Mitral Valve Replacement

Mitral valve replacement is surgical replacement of the mitral valve. Many mitral valves can be repaired, especially if they leak from wearing out. When the valve is too damaged to repair, the valve must be replaced. Valves damaged by rheumatic disease often must be replaced. An artificial (prosthetic) valve is used to do this. Three types of prosthetic valves are available:

  • Mechanical valves made entirely from man-made materials.  

  • Donor valves made from human donors. These are only used in special situations.  

  • Biological valves made from animal tissues.  

LET YOUR HEALTH CARE PROVIDER KNOW ABOUT:

  • Any allergies you have.  

  • All medicines you are taking, including vitamins, herbs, eye drops, creams, and over-the-counter medicines.  

  • Previous problems you or members of your family have had with the use of anesthetics.  

  • Any blood disorders you have.  

  • Previous surgeries you have had.  

  • Medical conditions you have.  

RISKS AND COMPLICATIONS

Generally, mitral valve replacement is a safe procedure. However, as with any procedure, complications can occur. Possible complications include:

  • Blood clotting caused by the new valve. Replacement with a mechanical valve requires lifelong treatment with medicine to prevent blood clots.  

  • Infection in the new valve. Infection is more common with valve replacement than with valve repair.  

  • Valve failure. Valve failure is more common with valve replacement than with valve repair. Pig heart valves tend to fail after about 8 to 10 years.  

  • Effects from the surgery itself, such as bleeding, infection, and risks of anesthesia. These risks are rare.  

BEFORE THE PROCEDURE

  • You may need to have blood tests, a test to check heart rhythm (electrocardiography), or echocardiography to evaluate your heart valves and the blood flow through them.

  • Ask your health care provider about changing or stopping your regular medicines.  

  • Do not eat or drink anything for at least 8 hours before the surgery. Ask your health care provider if it is okay to take any needed medicines with a sip of water.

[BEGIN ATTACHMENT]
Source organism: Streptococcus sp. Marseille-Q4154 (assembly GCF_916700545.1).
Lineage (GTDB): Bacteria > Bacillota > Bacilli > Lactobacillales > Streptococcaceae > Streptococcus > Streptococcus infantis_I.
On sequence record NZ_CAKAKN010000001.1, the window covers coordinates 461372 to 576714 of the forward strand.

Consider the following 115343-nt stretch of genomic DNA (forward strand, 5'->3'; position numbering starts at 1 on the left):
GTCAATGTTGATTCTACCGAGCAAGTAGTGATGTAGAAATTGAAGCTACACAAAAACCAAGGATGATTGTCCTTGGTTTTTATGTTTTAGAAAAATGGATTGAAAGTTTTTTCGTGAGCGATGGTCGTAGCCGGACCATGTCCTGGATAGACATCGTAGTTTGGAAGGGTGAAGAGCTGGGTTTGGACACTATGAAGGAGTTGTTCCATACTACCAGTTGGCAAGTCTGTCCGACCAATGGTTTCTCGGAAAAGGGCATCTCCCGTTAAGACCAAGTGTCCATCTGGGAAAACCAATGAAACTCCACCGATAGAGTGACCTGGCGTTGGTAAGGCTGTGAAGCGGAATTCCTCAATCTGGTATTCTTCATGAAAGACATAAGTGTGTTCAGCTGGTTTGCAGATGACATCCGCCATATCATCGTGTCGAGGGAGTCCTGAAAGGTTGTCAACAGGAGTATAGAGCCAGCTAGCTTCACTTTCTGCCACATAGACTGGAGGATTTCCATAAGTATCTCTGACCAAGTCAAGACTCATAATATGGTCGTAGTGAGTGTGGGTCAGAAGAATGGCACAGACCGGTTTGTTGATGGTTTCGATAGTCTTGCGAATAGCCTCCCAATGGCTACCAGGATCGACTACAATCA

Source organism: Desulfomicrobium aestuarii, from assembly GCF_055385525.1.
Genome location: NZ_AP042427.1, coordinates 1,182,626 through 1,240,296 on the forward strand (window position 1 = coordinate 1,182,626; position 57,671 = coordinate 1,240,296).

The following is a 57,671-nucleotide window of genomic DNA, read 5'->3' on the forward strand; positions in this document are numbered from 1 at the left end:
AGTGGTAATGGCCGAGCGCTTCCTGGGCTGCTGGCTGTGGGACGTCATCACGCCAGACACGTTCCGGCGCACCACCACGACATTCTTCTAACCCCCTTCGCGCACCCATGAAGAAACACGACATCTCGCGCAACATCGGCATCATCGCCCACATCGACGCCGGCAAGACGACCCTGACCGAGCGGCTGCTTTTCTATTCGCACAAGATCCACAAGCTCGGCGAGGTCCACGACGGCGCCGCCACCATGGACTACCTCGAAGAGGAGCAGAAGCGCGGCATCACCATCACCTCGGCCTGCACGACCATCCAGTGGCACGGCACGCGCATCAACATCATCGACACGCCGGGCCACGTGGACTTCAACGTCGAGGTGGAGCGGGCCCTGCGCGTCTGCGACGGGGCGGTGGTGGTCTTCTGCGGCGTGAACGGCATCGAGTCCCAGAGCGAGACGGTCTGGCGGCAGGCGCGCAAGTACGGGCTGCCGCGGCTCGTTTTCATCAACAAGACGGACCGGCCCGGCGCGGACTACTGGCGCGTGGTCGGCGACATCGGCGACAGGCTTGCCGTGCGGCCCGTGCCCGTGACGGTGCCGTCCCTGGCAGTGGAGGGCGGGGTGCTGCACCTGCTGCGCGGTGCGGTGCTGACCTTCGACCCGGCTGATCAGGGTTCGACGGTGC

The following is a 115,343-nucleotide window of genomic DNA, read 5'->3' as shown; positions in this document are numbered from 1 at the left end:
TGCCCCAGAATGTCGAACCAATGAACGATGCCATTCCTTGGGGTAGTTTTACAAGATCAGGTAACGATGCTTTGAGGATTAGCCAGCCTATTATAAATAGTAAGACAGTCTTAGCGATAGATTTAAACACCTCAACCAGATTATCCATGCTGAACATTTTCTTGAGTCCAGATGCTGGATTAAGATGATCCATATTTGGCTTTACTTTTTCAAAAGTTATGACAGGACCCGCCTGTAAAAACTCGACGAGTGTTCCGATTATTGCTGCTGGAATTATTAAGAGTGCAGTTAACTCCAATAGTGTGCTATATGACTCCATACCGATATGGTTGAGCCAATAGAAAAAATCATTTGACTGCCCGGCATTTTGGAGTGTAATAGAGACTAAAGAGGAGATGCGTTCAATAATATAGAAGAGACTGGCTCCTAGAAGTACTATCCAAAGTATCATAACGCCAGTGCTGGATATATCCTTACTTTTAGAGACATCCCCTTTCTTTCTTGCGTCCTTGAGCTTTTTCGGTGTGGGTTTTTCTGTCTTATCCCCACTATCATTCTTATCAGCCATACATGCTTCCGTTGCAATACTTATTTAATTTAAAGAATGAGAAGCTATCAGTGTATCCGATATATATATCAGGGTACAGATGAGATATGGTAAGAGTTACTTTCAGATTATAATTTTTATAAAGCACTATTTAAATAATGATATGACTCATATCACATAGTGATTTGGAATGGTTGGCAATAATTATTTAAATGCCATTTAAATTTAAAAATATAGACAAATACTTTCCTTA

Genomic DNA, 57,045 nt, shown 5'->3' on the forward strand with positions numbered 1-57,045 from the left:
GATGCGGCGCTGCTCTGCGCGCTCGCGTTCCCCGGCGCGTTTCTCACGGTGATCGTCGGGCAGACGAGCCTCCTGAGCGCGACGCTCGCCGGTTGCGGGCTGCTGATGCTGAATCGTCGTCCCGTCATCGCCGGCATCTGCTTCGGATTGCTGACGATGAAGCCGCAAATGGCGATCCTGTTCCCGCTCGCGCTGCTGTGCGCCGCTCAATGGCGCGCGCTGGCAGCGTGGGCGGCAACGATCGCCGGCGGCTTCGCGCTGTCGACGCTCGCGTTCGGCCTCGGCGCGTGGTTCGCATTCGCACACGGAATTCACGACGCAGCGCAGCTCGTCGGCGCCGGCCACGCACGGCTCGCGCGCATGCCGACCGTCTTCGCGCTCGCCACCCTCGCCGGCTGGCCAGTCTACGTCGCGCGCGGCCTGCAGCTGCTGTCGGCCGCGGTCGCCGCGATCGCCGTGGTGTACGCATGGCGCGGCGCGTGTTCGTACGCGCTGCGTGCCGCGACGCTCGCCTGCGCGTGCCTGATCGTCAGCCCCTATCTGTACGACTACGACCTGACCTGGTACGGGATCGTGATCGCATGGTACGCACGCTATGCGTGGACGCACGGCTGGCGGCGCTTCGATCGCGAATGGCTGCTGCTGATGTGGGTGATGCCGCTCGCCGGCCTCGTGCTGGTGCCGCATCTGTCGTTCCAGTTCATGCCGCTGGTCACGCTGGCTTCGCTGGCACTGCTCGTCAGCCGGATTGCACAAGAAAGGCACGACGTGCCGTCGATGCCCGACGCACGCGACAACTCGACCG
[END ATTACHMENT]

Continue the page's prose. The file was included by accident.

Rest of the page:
• Do not smoke for as long as possible before the surgery. Smoking can increase the chances of a healing problem after surgery.  

PROCEDURE

There are two types of mitral valve replacement surgeries:

  • Traditional mitral valve replacement surgery. You are given medicine to make you sleep (general anesthetic). You are then placed on a heart-lung bypass machine. This machine provides oxygen to your blood while the heart is undergoing surgery. The surgery generally lasts from 3 to 5 hours. During surgery, the surgeon makes a large cut (incision) in the chest. Sometimes the heart is cooled to slow or stop the heartbeat. The damaged mitral valve is removed and replaced with a prosthetic heart valve. After the replacement valve is sewn in, the sac around the heart and the chest are closed.  

  • Minimally invasive mitral valve replacement surgery. This is done through a smaller incision. The chest is not opened as in traditional surgery. If your condition allows for this procedure, there is often less blood loss, less pain, a shorter hospital stay, and faster recovery compared to traditional surgery.  

AFTER THE PROCEDURE

Recovery from heart valve surgery usually involves a few days in the intensive care unit (ICU) of a hospital.